‘INTERPOL’s reform at OSCE ODIHR HDIM 2016 – Warsaw
‘INTERPOL’s (INTERPOL HQ) reform and rights of victims of politically motivated extradition requests: steps forward and emergence of new threats’ was the title of our side event at OSCE – The Organization for Security and Co-operation in Europe – OSCE Office for Democratic Institutions and Human Rights (ODIHR) Human Dimension Implementation Meeting 2016 in Warsaw.
The event was organised by Open Dialog Foundation and Center for Civil Liberties.
Starting from 2015, International Criminal Police Organization (INTERPOL), widely criticized for being instrumentally misused by the authoritarian regimes, opened up for civil society’s recommendations and begun adopting policies of protecting persons who obtained asylum from automatism of Red Notice procedure. Recent months also brought signals that credible information on political background of the extradition requests are being treated with greater care, and number of persons who had long been at risk of being rendered to respective regimes, including for instance executives of the former YUKOS Oil Company in Russia, were deleted from the INTERPOL records.
However, new cases and new dangerous trends emerge: Azerbaijan widely uses the INTERPOL-related schemes to persecute a wide circle of persons critical to its authorities. Russia attempts to obtain extradition of a whistle-blower, Nail Malyutin. Some old cases, positively resolved by the national judiciary of the host countries in the past, are being rebranded by the demanding regimes in order to find new rationale for extraditions (e.g. case of Tatiana Paraskevich in the Czech Republic). Questions arise about of efficiency of the INTERPOL procedures in arresting perpetrators of crimes committed during Euromaidan.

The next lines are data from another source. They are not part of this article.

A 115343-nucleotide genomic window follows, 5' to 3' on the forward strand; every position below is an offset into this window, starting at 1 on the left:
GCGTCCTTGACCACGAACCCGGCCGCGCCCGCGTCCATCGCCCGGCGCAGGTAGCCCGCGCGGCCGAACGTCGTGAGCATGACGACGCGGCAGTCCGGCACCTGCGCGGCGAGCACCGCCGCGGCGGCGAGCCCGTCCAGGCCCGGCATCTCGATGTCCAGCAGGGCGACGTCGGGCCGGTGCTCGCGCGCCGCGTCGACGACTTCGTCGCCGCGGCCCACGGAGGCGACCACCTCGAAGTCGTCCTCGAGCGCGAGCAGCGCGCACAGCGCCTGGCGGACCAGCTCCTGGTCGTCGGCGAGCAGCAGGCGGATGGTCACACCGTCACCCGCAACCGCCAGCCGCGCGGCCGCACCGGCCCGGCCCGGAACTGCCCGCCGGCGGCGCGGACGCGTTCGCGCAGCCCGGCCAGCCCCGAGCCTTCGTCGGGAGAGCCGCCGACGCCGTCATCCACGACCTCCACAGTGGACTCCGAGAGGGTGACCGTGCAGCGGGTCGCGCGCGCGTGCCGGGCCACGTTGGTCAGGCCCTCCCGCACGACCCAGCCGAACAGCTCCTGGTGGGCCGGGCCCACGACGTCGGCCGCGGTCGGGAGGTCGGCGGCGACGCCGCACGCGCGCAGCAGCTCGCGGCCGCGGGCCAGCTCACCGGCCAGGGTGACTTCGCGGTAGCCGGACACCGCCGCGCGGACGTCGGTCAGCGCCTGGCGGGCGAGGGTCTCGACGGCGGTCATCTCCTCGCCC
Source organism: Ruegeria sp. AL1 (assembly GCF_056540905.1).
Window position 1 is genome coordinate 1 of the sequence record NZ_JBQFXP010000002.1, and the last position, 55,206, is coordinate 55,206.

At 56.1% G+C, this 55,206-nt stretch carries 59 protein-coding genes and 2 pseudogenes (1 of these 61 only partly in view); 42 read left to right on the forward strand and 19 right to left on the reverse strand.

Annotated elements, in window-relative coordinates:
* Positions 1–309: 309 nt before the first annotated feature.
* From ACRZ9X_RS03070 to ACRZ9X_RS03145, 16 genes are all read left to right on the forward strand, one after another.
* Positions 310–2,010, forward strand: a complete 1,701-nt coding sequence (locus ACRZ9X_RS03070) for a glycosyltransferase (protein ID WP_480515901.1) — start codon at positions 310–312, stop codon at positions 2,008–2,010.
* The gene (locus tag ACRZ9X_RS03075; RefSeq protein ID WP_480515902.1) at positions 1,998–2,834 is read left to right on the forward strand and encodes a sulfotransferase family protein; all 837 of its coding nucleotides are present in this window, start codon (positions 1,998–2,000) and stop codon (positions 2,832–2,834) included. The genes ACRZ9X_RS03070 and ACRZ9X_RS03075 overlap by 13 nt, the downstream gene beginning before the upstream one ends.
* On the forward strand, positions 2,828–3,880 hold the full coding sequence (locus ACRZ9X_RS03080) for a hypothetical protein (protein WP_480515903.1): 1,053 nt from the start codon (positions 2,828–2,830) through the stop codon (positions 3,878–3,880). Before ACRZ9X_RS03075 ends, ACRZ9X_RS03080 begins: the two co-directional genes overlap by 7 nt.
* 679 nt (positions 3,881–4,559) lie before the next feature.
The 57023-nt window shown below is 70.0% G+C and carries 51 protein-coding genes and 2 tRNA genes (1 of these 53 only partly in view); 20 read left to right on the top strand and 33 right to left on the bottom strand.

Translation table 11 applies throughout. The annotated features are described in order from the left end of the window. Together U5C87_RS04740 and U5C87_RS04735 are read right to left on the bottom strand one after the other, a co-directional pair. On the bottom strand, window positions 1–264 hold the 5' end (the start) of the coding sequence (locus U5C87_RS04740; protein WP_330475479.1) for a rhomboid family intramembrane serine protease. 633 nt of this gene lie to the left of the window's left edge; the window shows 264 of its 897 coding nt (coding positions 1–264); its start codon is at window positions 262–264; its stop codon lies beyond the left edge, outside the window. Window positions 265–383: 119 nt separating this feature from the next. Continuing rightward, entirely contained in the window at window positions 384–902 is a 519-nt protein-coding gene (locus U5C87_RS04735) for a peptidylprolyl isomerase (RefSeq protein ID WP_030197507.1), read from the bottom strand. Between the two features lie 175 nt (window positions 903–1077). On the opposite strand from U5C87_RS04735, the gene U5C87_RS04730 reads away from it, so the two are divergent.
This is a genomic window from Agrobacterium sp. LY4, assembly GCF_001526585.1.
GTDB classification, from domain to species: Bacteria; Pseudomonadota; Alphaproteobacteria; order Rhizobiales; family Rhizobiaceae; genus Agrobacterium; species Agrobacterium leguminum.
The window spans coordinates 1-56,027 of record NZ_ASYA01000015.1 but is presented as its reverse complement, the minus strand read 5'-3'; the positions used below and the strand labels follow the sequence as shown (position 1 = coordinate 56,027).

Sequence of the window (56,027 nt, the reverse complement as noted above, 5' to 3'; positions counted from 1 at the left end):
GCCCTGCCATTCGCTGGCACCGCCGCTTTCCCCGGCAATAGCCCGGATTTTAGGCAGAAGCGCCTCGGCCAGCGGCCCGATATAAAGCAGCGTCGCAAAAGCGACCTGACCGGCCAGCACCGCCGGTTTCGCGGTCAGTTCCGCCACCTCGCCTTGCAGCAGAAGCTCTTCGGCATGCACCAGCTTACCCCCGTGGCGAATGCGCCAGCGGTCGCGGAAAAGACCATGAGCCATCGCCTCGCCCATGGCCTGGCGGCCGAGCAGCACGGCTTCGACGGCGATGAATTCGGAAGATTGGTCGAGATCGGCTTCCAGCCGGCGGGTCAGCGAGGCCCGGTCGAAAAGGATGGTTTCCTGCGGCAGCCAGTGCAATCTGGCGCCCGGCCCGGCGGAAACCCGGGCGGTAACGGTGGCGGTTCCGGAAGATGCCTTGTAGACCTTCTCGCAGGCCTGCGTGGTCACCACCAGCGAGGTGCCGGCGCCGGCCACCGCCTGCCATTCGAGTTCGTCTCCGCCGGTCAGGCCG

With Turkey invigorating attempts to reach the alleged opponents of the government abroad, the INTERPOL, UNHCR, national law-enforcement and justice systems must proactively anticipate likely expansion of the misuse of INTERPOL in the near future, cement recent achievements and continue the reforming drive.
– Mrs Olexandra Matviychuk Head of the Board of the Center for Civil Liberties, Coordinator of civil initiative Euromaidan SOS;
– Mrs Oleksandra Yatsenko, lawyer who represents the interests of Maidan victims’ relatives, Member of Advocacy Advisory Panel;
– Mr Alovsat Aliyevt, Azeri political refugee, co-founder of the Network Against Human Trafficking In Azerbaijan (NAHTAZ);
– Mr Lawyer Dmitry Morgun, lawyer of Mr Alovsat Aliyev;
– Mr Pavel Ivlev, former lawyer for YUKOS Oil Company, Chairman of the Committee for Russian Economic Freedom;
– Mrs Natalia Sytnik, wife of Mr Nail Malyutin, Russian whistle-blower;
– Mr Yevgeny Zhovtis, Chair of the Board of the Kazakhstan International Bureau for Human Rights and Rule of Law, founder and board member of the “BOTA” Foundation and a Member of the OSCE ODIHR Expert Panel on Freedom of Assembly;
– Mr Muratbek Ketebayev, Kazakh opposition politician and a political refugee in Poland;
– Mr Marcin Święcicki, Member of the Polish Parliament.
Moderator: Ms Anna Aleksandra Koj, Head of the EU Office of the Open Dialog Foundation